United States-based firm Hindenburg Research on Monday said that it had received a show cause notice from the Securities and Exchange Board of India outlining alleged violations in placing bets on stocks of Adani Group.

The American short-seller said that the 46-page show cause notice by the Indian markets regulator was “concocted to serve a pre-ordained purpose: an attempt to silence and intimidate those who expose corruption and fraud perpetrated by the most powerful individuals in India”.

“Our understanding from discussions with sources in the Indian market is that SEBI’s surreptitious aid of Adani commenced almost immediately post-publication of our January 2023 report,” said Hindenburg in its response to the notice.

On January 24, 2023, Hindenburg published a report alleging that the Adani Group was involved in accounting fraud and money laundering.

The firm alleged that the conglomerate was pulling off the “largest con in corporate history”. The Adani Group rejected these allegations, but the report hurt the stock prices of its listed companies and had wiped out more than $100 billion in investors’ money.

In March 2023, the Supreme Court ordered the Securities and Exchange Board of India to conduct an inquiry into the matter.

On Monday, Hindenburg alleged that following the publication of its January 2023 report, it was told that “SEBI pressured brokers behind-the-scenes to close short positions in Adani under the threat of expensive, perpetual investigations, effectively creating buying pressure and setting a ‘floor’ for Adani’s stocks”.

It stated that while publishing the report, the firm had disclosed that it held a short position on Adani. This means the firm had anticipated a fall in the value of the stocks of the conglomerate’s firms and had traded on them.

“Much of the notice seemed designed to imply that our legal and disclosed investment stance was something secret or insidious, or to advance novel legal arguments claiming jurisdiction over us,” said Hindenburg on Monday. “Note that we are a US-based research firm with zero Indian entities, employees, consultants or operations.”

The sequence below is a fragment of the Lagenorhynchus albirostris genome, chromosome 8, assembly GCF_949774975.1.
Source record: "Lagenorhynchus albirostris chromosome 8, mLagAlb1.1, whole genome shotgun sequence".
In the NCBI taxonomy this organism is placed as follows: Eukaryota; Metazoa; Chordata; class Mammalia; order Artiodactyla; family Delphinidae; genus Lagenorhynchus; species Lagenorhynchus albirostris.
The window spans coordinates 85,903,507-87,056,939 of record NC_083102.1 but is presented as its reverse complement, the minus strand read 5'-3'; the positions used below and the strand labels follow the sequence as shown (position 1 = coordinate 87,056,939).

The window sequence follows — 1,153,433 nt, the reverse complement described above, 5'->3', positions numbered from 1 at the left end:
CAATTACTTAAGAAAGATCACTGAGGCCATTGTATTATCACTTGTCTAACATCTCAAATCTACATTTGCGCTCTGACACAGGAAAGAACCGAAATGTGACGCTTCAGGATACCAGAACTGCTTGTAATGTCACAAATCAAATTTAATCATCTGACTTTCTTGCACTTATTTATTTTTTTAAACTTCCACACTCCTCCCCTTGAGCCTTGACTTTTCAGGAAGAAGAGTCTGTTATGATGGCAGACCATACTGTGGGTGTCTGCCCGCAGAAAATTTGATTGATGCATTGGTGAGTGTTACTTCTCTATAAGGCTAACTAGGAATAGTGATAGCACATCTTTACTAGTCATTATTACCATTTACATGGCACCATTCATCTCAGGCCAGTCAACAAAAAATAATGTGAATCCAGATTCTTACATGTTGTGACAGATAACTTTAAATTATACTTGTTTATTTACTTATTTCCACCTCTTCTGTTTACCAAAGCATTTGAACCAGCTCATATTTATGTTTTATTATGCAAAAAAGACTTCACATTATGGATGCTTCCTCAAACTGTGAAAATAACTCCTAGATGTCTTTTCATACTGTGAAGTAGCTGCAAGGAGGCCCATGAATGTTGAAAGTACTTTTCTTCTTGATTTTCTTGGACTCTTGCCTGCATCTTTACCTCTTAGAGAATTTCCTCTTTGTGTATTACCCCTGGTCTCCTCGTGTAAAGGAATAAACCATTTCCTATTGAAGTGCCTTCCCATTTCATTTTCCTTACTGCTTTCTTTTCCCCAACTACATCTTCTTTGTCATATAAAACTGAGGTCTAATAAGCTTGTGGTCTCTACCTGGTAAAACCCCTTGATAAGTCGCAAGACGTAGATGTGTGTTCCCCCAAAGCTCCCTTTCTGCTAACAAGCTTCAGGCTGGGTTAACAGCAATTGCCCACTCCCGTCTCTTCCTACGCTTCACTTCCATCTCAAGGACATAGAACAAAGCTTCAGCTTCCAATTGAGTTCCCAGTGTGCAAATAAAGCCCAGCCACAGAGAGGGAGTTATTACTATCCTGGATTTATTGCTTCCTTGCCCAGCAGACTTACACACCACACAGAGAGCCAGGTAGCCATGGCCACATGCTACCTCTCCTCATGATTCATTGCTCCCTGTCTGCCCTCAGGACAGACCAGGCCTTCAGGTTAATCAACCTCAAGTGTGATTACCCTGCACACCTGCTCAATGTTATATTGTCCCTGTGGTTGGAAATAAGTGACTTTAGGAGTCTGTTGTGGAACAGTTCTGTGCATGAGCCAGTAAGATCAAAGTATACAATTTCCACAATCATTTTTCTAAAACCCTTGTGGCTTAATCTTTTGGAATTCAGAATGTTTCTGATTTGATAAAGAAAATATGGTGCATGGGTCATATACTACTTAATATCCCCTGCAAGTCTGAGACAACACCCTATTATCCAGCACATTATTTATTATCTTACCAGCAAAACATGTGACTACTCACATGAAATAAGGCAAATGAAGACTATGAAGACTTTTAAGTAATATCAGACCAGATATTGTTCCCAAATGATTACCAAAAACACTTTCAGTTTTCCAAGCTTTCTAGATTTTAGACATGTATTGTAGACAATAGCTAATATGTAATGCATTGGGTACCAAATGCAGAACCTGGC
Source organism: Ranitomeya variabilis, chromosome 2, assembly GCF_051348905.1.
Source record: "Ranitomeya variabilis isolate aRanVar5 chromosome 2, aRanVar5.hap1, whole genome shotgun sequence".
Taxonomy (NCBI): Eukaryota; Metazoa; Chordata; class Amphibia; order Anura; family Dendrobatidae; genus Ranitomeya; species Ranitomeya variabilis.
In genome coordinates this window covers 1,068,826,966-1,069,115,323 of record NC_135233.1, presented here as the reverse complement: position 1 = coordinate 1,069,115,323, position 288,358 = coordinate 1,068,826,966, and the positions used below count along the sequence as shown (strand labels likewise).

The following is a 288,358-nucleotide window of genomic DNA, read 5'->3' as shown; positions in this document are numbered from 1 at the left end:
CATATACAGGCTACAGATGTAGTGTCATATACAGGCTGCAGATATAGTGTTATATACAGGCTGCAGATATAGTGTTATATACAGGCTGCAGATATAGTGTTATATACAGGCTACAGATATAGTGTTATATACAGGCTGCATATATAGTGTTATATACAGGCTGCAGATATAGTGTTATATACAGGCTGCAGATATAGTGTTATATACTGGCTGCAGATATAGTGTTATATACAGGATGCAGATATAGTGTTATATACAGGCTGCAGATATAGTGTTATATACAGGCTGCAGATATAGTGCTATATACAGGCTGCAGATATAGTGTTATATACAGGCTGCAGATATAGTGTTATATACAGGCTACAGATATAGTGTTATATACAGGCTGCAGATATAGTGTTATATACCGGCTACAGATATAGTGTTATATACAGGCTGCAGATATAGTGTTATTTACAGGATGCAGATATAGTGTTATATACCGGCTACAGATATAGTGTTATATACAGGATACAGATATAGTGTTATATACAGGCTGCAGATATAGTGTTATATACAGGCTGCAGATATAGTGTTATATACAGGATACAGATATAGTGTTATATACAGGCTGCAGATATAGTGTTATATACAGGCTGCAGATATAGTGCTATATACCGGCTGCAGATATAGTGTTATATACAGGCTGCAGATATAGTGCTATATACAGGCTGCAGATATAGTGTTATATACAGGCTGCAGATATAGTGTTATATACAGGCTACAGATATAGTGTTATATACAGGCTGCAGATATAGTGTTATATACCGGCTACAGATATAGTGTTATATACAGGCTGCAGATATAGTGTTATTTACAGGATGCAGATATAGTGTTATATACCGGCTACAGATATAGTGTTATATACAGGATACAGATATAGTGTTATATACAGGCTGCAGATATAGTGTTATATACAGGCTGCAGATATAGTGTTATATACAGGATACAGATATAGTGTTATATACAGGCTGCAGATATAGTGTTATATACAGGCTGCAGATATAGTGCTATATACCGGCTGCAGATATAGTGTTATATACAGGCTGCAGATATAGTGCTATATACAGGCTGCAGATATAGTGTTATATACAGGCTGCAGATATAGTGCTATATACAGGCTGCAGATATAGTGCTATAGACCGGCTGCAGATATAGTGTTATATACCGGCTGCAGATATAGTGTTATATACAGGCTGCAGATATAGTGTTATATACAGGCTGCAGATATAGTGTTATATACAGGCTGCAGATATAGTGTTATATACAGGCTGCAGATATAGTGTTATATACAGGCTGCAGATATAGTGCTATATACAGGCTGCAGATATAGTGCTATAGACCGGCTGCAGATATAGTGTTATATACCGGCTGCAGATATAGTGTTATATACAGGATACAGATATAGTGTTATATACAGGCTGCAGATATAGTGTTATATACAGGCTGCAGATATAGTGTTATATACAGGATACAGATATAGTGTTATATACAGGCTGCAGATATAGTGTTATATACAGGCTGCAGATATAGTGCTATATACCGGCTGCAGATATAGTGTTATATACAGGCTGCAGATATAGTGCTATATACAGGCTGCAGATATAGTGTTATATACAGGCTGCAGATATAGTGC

Hindenburg also said that the notice by the Securities and Exchange Board of India “conspicuously failed to name” Kotak Bank, which it claims had created and overseen the offshore fund structure used by the short-seller’s investor partner to bet against Adani stocks.

It added, “Instead it simply named the K-India Opportunities fund and masked the ‘Kotak’ name with the acronym ‘KMIL’ [Kotak Mahindra Investment Limited].” Kotak Mahindra International Limited, however, said that Hindenburg was never an investor in the K-India Opportunities Fund.

The American short-seller alleged: “We suspect SEBI’s lack of mention of Kotak or any other Kotak board member may be meant to protect yet another powerful Indian businessman from the prospect of scrutiny, a role SEBI seems to embrace.”

Without naming the investor, Hindenburg said it made $4.1 million in gross revenue through gains related to Adani shorts “from that investor relationship”. Hindenburg said that it had itself made $31,000 through its short position of the conglomerate’s United States bonds.

“Net of legal and research expenses [including time, salaries/compensation, and costs for a 2-year global investigation] we may come out ahead of breakeven on our Adani short,” it said.

Hindenburg also criticised the Securities and Exchange Board of India, alleging that the markets regulator was “doing more to protect those perpetrating fraud than to protect the investors being victimized by it”.

Hindenburg was never our client, says Kotak

On Tuesday, Kotak Mahindra International Limited and K-India Opportunities fund said that Hindenburg has never been a client of the firm, nor has it ever been an investor in the fund.

The bank said that K- India Opportunities Fund Limited is a Foreign Portfolio Investor registered with the Securities and Exchange Board of India and is regulated by the Financial Services Commission of Mauritius.

“The Fund, was established in 2013 to enable foreign clients to invest in India,” the spokesperson of the Kotak Mahindra International Limited said. It added that the K- India Opportunities Fund follows due Know Your Customer procedures while onboarding clients and all its investments are made in accordance with all applicable laws.

“The [K- India Opportunities] fund was never aware that Hindenburg was a partner of any of its investors,” it said. “KMIL [Kotak Mahindra International Limited] has also received a confirmation and declaration from the fund’s investor that its investments were made as a principal and not on behalf of any other person.”

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